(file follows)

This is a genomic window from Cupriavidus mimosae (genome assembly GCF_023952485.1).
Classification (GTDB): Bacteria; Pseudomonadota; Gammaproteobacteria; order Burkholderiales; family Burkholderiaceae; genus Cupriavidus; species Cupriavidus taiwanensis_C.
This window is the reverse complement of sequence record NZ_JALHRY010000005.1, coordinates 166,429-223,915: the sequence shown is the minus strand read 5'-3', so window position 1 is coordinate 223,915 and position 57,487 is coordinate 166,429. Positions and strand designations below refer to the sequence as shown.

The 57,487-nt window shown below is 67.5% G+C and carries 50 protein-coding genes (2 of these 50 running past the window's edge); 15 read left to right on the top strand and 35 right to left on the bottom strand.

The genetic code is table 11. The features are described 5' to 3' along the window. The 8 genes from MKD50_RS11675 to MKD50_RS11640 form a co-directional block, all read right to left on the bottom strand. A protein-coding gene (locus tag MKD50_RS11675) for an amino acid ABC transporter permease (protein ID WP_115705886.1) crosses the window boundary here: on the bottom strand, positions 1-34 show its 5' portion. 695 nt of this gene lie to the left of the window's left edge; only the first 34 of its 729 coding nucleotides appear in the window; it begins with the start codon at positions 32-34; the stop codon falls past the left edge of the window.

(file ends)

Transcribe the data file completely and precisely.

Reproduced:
This is a genomic window from Cupriavidus mimosae (genome assembly GCF_023952485.1).
Classification (GTDB): Bacteria; Pseudomonadota; Gammaproteobacteria; order Burkholderiales; family Burkholderiaceae; genus Cupriavidus; species Cupriavidus taiwanensis_C.
This window is the reverse complement of sequence record NZ_JALHRY010000005.1, coordinates 166,429-223,915: the sequence shown is the minus strand read 5'-3', so window position 1 is coordinate 223,915 and position 57,487 is coordinate 166,429. Positions and strand designations below refer to the sequence as shown.

The 57,487-nt window shown below is 67.5% G+C and carries 50 protein-coding genes (2 of these 50 running past the window's edge); 15 read left to right on the top strand and 35 right to left on the bottom strand.

The genetic code is table 11. The features are described 5' to 3' along the window. The 8 genes from MKD50_RS11675 to MKD50_RS11640 form a co-directional block, all read right to left on the bottom strand. A protein-coding gene (locus tag MKD50_RS11675) for an amino acid ABC transporter permease (protein ID WP_115705886.1) crosses the window boundary here: on the bottom strand, positions 1-34 show its 5' portion. 695 nt of this gene lie to the left of the window's left edge; only the first 34 of its 729 coding nucleotides appear in the window; it begins with the start codon at positions 32-34; the stop codon falls past the left edge of the window.